This is the second significant paleontological find for the Museum of Arts & Sciences – the first being the 1975 discovery of the remains of 13 giant ground sloths in a barrow pit near Nova and Reed Canal roads. MOAS proudly displays the most complete and best preserved giant ground sloth skeleton in the world.  

Florida’s peninsula has submerged and re-emerged numerous times as the earth has passed through ice ages and warming trends. The paleontology of Florida demonstrates there were no dinosaurs here (the state was underwater during the Mesozoic Era) and this is reflected in the abundant marine fossils found in Central Florida. The animal fossils found here belong to “mega-fauna” mammals such as the giant ground sloth, mastodons and mammoths, saber cats, dire wolfs, paleo llamas, and the glyptodon. They roamed our landscape from 130,000 to 10,000 years ago.  

James "Zach" Zacharias with the assorted bone fragments from the mastodon. Photo courtesy of The Museum of Arts and Sciences.

The discovery of the Daytona Beach American Mastodon is thrilling and exciting for the Museum, the City and our community. MOAS is looking forward to adding the fossils to an exhibit for all to see –encouraging inspiration, curiosity, and the love of knowledge.

July 23, 2010

affiliates in the news: week of July 19

Congratulations to these Affiliates making headlines this week!

During a previous trip to Pinilla del Valle, Spain, Dr. Robert Feranec, curator of vertebrate paleontology at the New York State Museum, picks through small animal bones from sediment recovered from fossil caves. Photo courtesy of NYS Museum.

New York State Museum(Albany, NY)
A New York State Museum paleontologist has become the only scientist in the U.S. selected to participate in an all-expense paid research program in Spain that will enable him to investigate the effects of climate change on mammals over the last 2 million yearsREAD MORE

The New York State Museum’s curator of vertebrate paleontology has been chosen to participate in a three-month research program at the University of Madrid, Spain. He’s the only American scientist chosen this year: most participants come from the European Union…READ MORE

North Carolina Museum of Natural Sciences (Raleigh, NC)
The North Carolina Museum of Natural Sciences introduced Margaret D. “Meg” Lowman as director of their new wing, the Nature Research Center…READ MORE

The Center for Jewish History (New York, NY)
The Center for Jewish History, the largest repository of the modern Jewish experience outside of Israel, has received a $225,000 grant from the Vivian G. Prins Foundation to support Post-Doctoral fellowships for Emigrating Scholars, who seek permanent teaching and research positions in North America…READ MORE

National Museum of American Jewish History (Philadelphia, PA)
Last month, New York media artist Ben Rubin got the go-ahead to produce an LED light sculpture to be placed atop the new National Museum of American Jewish History on Independence Mall, set to open in November…
READ MORE

WASP (photo courtesy of Texas Woman's University)

The Women’s Museum: An Institute for the Future (Dallas, TX)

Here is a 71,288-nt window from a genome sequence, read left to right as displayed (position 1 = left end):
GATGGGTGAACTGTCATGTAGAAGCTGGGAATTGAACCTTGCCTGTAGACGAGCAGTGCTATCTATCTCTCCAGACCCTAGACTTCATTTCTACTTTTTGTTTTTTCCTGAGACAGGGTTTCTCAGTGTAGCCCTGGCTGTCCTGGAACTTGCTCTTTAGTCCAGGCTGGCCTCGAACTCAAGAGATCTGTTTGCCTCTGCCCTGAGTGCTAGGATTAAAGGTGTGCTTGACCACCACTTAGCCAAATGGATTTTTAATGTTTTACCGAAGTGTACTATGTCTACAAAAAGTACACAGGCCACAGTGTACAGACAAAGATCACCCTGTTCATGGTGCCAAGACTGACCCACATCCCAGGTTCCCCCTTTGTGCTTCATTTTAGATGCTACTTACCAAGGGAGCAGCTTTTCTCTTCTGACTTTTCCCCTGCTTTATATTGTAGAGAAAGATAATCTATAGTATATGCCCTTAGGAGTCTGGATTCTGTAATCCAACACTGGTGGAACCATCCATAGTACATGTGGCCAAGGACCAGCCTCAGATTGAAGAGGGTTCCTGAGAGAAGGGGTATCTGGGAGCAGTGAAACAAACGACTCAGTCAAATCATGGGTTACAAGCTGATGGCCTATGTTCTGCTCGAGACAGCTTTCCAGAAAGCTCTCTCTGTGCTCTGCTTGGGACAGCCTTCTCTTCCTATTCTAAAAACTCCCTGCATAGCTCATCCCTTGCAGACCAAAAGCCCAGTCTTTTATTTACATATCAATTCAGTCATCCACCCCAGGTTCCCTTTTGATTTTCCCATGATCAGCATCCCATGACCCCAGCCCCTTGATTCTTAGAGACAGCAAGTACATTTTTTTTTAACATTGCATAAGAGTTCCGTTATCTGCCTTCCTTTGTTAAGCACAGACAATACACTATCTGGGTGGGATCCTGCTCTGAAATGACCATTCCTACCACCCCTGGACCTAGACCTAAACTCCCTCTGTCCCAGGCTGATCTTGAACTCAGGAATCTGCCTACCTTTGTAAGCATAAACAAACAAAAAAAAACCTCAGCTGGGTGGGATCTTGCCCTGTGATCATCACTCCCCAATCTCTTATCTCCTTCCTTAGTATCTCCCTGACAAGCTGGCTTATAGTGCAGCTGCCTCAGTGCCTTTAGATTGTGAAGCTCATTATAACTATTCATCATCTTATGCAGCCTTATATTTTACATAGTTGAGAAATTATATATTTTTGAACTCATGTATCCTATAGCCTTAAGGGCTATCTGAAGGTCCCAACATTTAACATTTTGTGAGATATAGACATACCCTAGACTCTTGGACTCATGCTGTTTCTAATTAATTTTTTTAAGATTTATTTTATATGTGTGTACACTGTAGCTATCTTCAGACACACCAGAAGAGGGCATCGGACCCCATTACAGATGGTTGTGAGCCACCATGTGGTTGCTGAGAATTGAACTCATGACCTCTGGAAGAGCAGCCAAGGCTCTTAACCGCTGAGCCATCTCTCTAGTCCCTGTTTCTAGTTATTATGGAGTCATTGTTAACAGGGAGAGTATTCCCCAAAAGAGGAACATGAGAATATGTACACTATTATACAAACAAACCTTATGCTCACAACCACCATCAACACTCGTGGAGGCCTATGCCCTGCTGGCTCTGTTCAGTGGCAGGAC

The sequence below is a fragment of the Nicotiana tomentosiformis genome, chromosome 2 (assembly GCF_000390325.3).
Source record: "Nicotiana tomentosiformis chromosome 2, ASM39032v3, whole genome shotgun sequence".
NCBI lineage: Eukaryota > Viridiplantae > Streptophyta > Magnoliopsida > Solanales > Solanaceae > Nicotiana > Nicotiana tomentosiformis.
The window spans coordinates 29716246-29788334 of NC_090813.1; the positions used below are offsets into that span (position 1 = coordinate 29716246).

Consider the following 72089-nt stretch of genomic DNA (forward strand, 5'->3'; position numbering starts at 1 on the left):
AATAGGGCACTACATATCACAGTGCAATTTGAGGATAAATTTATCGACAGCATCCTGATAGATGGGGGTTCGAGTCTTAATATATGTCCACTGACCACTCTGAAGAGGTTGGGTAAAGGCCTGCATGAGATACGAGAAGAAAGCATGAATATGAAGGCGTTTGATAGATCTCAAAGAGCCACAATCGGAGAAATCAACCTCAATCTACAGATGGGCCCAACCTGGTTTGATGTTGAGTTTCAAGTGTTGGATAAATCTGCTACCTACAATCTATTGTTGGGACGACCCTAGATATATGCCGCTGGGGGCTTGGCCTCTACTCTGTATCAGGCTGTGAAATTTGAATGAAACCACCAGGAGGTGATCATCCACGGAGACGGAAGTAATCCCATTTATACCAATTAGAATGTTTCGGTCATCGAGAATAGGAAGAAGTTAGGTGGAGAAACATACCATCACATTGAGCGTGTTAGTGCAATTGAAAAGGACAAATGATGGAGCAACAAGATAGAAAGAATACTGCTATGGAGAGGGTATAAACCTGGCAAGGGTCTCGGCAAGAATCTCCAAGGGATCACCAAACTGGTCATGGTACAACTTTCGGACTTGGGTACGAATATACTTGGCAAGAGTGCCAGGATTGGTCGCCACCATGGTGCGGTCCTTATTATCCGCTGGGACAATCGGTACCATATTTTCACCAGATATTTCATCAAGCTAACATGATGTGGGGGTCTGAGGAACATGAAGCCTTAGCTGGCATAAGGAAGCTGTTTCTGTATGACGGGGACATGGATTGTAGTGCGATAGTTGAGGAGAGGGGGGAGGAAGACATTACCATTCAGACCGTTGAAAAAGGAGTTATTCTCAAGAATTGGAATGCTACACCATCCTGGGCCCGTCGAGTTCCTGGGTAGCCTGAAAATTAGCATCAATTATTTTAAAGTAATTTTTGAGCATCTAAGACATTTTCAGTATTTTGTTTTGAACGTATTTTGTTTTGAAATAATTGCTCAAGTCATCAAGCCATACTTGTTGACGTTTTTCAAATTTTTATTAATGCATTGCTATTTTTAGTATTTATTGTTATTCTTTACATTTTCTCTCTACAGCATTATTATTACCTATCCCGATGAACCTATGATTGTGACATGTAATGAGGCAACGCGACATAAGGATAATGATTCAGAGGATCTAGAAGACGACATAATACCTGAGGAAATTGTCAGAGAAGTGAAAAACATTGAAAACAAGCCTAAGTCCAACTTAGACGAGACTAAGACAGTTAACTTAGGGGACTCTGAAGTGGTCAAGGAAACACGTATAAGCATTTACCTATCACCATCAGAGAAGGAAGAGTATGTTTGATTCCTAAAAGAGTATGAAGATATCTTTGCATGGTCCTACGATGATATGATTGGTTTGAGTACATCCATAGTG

The Women’s Museum’s Dreams of Flight Exhibit Opening Coincides with Legendary Pilot’s Birthday, Amelia Earhart…READ MORE

July 9, 2010

affiliates in the news: week of July 5

Congratulations to these Smithsonian Affiliates making headlines this week!

Louisiana State Exhibit Museum (Shreveport, LA)
The Louisiana State Exhibit Museum could have become a dusty cultural backwater in the shade of the occasional State Fair Ferris wheel, a place toured only by the occasional class of schoolchildren. But Forrest Dunn had a grander mission in mind… Read More 

Georgia Aquarium has four whale sharks, two males and two females.

Georgia Aquarium(Atlanta, GA)
Scientists at the Georgia Aquarium and Emory University are teaming up to produce the first genome of the whale shark, bidding to catalogue the DNA of a fish that long has puzzled researchersRead More

 

Photo by NASA Goddard Photo and Video

Museum of Flight (Seattle, WA)
As one of a dozen major museums across the country vying for the opportunity to house one of three space shuttles that NASA is putting out to pasture, the Museum of Flight is sprucing up the place to bolster their claimRead More

Buffalo Bill Historical Center (Cody, W)
The Buffalo Bill Historical Center has been awarded $200,000 from the National Endowment for the Humanities for its “Papers of William F. Cody” projectRead More

Lateral views of fragmentary specimens of Earth's oldest bryozoan. Photo courtesy of NYS Museum

New York State Museum (Albany, NY)
New York State Paleontologist Dr. Ed Landing is the lead author of an article published in the June issue of “Geology” that provides the first definitive proof that all major animal groups with internal and external skeletons appeared in the Cambrian geological period…Read More

Museum of the Rockies (Bozeman, MT)
Tooth marks found on the humerus of a plant-eating dinosaur found in Mongolia shows that a large tyrannosaur deftly removed the meat from the 0.9-metre-long bone, yet the rest of the skeleton showed no sign it had been attacked by a predatorRead More